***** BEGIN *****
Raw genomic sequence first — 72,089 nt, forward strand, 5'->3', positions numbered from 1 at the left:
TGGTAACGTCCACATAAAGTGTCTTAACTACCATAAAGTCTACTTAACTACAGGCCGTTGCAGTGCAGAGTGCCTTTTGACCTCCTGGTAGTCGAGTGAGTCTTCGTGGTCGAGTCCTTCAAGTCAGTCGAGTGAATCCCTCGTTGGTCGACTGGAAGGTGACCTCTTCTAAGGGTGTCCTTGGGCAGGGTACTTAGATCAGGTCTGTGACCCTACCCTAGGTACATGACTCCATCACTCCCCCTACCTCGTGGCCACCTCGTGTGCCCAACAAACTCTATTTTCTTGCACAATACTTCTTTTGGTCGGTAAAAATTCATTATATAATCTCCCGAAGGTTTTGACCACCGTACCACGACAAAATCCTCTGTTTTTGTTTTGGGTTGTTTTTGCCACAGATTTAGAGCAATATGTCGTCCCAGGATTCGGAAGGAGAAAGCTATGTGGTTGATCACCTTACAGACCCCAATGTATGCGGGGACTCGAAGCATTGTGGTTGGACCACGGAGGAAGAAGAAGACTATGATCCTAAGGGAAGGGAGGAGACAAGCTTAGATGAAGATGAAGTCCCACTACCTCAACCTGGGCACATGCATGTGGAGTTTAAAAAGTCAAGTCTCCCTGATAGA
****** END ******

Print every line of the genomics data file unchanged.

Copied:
Raw genomic sequence first — 72,089 nt, forward strand, 5'->3', positions numbered from 1 at the left:
TGGTAACGTCCACATAAAGTGTCTTAACTACCATAAAGTCTACTTAACTACAGGCCGTTGCAGTGCAGAGTGCCTTTTGACCTCCTGGTAGTCGAGTGAGTCTTCGTGGTCGAGTCCTTCAAGTCAGTCGAGTGAATCCCTCGTTGGTCGACTGGAAGGTGACCTCTTCTAAGGGTGTCCTTGGGCAGGGTACTTAGATCAGGTCTGTGACCCTACCCTAGGTACATGACTCCATCACTCCCCCTACCTCGTGGCCACCTCGTGTGCCCAACAAACTCTATTTTCTTGCACAATACTTCTTTTGGTCGGTAAAAATTCATTATATAATCTCCCGAAGGTTTTGACCACCGTACCACGACAAAATCCTCTGTTTTTGTTTTGGGTTGTTTTTGCCACAGATTTAGAGCAATATGTCGTCCCAGGATTCGGAAGGAGAAAGCTATGTGGTTGATCACCTTACAGACCCCAATGTATGCGGGGACTCGAAGCATTGTGGTTGGACCACGGAGGAAGAAGAAGACTATGATCCTAAGGGAAGGGAGGAGACAAGCTTAGATGAAGATGAAGTCCCACTACCTCAACCTGGGCACATGCATGTGGAGTTTAAAAAGTCAAGTCTCCCTGATAGA